Creating NetBSD images for Google Compute Engine
This repository holds tools to build a NetBSD image for use on Google Compute Engine (GCE). GCE is part of the Google Cloud Platform.
make.bash can be run under a GNU/Linux, BSD or macOS operating system. To run
the script, you need a few things to be installed:
- GNU tar (http://pkgsrc.se/archivers/gtar)
- GNU coreutils (http://pkgsrc.se/sysutils/coreutils)
- Python 2.7
- python-pexpect (http://pkgsrc.se/devel/py-pexpect)
When you run
it will download a distfile for Anita (an automated NetBSD installation tool), which will download and install NetBSD 8_BETA in a virtual machine on the local host. It then adds several tweaks to ensure that networking and storage will work on GCE and packs the image into a tar.gz file.
Optionally, you can give the script an architecture (
amd64) and a
branch name as parameters, for example
bash ./make.bash amd64 HEAD
to install a 64-bit version of NetBSD-current.
NOTE: NetBSD versions older than 7.1-RC1 will not work at all, however all NetBSD-7 releases are currently quite unstable. NetBSD-8 and NetBSD-current are recommended.
NOTE: The image will not boot under Anita once the script has finished. This
is because qemu emulates an IDE hard drive while Google Persistent Disk uses the
How to use the created image (i.e. how to get started on GCE)
The how-to below describes how to do the required operations in a web browser.
You can also use the Google Cloud SDK and its
gcloud command line tool.
make.bashas described above.
- Go to https://cloud.google.com/. Log in with your Google account or create a new one. If you never used Google Cloud Platform before, you will need to enter a credit card for billing. Yes, running stuff on GCP costs money.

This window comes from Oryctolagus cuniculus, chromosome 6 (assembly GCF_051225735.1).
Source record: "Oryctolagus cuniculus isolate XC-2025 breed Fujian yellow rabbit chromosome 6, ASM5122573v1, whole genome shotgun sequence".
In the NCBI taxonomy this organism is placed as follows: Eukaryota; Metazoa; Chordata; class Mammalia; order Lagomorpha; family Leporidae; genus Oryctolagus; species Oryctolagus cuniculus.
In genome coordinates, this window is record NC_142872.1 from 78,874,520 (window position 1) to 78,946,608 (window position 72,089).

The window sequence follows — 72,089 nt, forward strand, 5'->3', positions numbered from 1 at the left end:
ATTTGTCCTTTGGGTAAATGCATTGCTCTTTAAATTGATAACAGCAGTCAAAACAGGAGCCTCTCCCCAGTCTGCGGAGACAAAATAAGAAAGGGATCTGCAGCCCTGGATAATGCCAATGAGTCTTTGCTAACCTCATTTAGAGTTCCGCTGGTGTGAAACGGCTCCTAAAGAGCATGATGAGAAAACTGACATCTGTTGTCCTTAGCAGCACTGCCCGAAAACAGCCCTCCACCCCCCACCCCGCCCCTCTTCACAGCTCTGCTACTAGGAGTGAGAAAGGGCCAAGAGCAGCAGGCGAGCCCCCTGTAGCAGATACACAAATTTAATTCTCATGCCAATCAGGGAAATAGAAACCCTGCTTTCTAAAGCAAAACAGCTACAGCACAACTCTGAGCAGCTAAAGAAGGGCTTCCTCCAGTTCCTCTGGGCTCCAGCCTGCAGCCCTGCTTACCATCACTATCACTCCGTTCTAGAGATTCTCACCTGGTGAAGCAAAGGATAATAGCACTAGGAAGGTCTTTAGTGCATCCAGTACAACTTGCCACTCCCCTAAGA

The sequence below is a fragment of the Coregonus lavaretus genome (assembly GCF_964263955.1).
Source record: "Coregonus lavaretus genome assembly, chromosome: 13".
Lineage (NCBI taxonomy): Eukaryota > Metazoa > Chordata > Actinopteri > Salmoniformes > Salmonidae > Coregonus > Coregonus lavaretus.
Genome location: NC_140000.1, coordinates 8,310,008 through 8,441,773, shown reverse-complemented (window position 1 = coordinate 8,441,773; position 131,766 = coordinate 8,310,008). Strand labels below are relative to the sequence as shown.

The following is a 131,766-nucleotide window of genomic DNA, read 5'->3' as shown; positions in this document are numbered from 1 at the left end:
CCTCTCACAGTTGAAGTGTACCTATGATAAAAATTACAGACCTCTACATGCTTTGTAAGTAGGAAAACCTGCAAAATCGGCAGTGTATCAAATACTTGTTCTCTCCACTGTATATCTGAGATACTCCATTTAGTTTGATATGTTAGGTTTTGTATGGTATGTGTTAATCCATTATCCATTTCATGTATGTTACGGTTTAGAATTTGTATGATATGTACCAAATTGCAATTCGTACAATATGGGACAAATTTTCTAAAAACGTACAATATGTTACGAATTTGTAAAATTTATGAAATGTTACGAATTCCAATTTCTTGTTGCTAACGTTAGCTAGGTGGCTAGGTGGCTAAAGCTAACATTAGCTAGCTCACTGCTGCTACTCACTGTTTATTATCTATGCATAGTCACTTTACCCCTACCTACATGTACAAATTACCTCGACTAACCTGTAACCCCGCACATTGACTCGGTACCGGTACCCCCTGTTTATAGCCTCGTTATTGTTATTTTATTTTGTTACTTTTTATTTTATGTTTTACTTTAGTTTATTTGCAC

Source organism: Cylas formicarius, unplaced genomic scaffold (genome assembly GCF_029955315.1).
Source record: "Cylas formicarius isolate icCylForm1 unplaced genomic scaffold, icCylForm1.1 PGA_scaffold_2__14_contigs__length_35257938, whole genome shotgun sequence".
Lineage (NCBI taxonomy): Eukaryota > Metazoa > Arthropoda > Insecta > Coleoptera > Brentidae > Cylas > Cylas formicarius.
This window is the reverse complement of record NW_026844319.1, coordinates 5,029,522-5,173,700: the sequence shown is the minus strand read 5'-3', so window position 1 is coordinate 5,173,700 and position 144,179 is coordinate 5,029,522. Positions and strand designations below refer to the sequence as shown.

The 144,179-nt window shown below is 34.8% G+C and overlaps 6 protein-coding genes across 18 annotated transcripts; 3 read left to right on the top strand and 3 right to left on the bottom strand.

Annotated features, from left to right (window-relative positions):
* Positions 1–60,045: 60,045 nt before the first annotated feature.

- Create a new Cloud project. A project is a collection of resources, such as VMs, storage, logs, etc.
- In the left hand menu, click "Storage" and create a new bucket.
- Click on the bucket, then click the "Upload files" button and select the
output file that was created in step 1 (e.g.
- In the left hand menu, select "Compute Engine", then "Images". Click "Create Image", choose a name, and select "Cloud Storage file" as the source. Browse to the file you just uploaded.
- Select "Instances" from the left hand menu, then "Create Instance". Select a zone and the amount of CPU and memory. Under the "Boot Disk" heading, click "Change", select "Custom images" and choose the image you just created. Click the "Create" button at the bottom.
- You will be transported back to the list of instances, where the instance you created is just starting up. Congratulations! To see the console output, click on the instance name, scroll down and click on "View serial port".
Using the interactive serial console
You will soon notice that you cannot use the SSH button to connect to the VM. Unfortunately, transferring of SSH keys to the machine does not work yet. To connect to the instance now, you can use the interactive serial console. Click "Edit" on the instance details page, scroll all the way to the bottom and tick the "Enable connecting to serial ports" box.
Now you can click the button labeled "Connect to serial port". You will get a
terminal window in the browser. Log in as
root with no password. (This is the
first thing you should change!)
Now you can create user accounts and copy SSH keys as you wish. For example, to
create a user named
myuser, use the following commands:
useradd -m myuser passwd myuser
To enable the SSH daemon, use the following commands:
echo sshd=YES >> /etc/rc.conf /etc/rc.d/sshd start
Once sshd is running, you should be able to connect to the instance by pointing your ssh client to the instance's external IP address.